So, I found out late on Friday that I have an interview outside of the Government of Canada on Monday. The first thoughts were joyous and after that it was all work...
Here are some effective steps to get ready for a job interview:
1. Use your networks. First thing I did was call a friend I knew worked there. We chatted about what he knows, who he knows, what his interview experience was like. He helped focus me - he told me the organization typically probes knowledge of the organization, they use situational questioning, and they prefer to hire within, amongst other things
2. Do your research. I went to the organization's hiring page and clicked on every link and read everything. I read the union agreements, the leadership competencies, and the learning program. I looked for their brand - which often is simple statements that show the more lengthy corporate vision, mission, and value statements.
3. Read and re-read the job advertisement that you applied to. Focus in on key sentences & look for repetition. In the first paragraph there is "showcase your ability to manage multiple priorities". In the bullet list, there is "prioritize workload requirements and create and utilize tools and practices to support efficiencies". In the qualifications section, there is “demonstrated ability to effectively manage large work volumes". This leads me to believe there will be a question on this factor.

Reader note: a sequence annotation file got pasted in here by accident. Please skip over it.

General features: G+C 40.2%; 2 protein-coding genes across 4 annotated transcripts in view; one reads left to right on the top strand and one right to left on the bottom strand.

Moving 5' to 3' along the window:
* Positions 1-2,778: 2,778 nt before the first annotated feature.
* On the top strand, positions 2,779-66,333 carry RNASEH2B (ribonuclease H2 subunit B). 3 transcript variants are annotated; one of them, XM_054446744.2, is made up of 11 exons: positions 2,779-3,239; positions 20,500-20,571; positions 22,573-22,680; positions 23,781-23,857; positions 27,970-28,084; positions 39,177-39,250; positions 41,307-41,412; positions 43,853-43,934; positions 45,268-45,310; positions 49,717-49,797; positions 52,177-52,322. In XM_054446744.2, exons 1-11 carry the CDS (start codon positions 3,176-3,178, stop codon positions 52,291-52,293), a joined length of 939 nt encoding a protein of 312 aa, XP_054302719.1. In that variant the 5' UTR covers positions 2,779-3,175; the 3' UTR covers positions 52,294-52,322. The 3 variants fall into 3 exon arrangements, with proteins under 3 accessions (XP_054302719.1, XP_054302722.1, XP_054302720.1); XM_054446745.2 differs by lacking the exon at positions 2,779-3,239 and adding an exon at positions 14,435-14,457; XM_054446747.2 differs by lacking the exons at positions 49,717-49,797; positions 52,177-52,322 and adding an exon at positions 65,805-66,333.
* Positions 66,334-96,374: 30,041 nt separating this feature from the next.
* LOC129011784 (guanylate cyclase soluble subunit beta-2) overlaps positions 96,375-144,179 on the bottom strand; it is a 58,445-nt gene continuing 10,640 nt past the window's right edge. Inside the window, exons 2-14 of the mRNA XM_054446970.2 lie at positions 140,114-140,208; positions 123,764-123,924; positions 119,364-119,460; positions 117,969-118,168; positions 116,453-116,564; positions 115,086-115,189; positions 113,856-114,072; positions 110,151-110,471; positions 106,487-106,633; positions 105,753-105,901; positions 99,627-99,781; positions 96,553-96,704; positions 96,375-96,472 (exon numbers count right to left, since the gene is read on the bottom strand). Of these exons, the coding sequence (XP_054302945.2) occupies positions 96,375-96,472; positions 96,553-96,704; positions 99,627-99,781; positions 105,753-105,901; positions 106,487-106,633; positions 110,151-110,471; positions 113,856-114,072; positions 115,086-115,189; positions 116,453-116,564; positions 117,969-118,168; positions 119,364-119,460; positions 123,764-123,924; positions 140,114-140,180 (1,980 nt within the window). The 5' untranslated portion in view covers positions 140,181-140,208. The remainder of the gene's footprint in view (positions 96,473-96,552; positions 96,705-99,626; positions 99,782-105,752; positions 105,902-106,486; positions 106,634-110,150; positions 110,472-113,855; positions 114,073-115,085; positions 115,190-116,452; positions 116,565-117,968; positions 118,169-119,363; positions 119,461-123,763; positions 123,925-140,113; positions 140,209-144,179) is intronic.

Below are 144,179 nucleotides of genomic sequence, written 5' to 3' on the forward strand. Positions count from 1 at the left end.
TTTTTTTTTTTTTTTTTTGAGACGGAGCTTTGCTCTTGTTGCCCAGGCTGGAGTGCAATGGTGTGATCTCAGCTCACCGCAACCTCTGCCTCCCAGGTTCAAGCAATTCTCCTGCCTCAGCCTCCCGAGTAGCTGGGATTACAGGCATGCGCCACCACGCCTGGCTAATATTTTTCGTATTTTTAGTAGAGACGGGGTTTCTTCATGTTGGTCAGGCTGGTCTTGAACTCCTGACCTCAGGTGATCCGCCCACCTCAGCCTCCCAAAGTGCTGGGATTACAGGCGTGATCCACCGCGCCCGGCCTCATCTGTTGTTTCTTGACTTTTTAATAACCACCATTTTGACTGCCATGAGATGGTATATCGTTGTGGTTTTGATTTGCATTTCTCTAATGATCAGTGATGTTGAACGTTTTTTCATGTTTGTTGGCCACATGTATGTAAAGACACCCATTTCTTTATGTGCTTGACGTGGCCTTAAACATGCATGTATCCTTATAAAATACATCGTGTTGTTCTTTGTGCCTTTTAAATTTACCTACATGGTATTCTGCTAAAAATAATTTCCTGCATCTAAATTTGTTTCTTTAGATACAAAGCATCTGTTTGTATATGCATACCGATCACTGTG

There are two ways a skilled interviewer will ask about a skill or personal quality - behavioural (your past) or situational (hypothetically). So, for this factor I will think of 2 or 3 great stories in my past where I have handled large workloads AND I will consider what key steps to successfully managing lots of work are.
4. When in doubt, Google. Some organizations have jargon and you are best to figure out what they mean. In my job as, there was the phrase “Performance-based recruitment". My Google search led me to Lou Adler's book Hire with your Head - Using Performance-Based Hiring to Build Great Teams. Google books had a preview of the book on-line so I read a few pages, including the table of contents. Now I know what is it and can prepare.
5. Check over your resume and understand your stories. My resume has "Advises Government of Canada Executives, Senior Managers, and Middle Managers, HR professionals on HR issues including HR planning, organizational design, recruitment, assessment, and on-boarding.” So this afternoon I will spend recalling in detail my advisory success stories that displayed good judgment, good passion, or good leadership.
6. Create a binder. I like to hole punch and organize all my work. I stick in the job advertisement that I have been carrying in my pocket for the last 3 days, the copy of the resume I submitted, all my hand-written notes on the organization, the key competencies, my dissection of the job advertisement, the questions I have for the interview board, and the stories from my past on the key concepts. I use this prepare and I bring it into the interview in case it is acceptable to refer to my notes.
7. Chill out. Unclutter your brain, find perspective and balance. A job seeker often assumes success or failure resulting in over-confidence or under-confidence. Find the mid-point and take control of what you can. The organization is investing in an interview with you so that is a sign they think you could be the right person.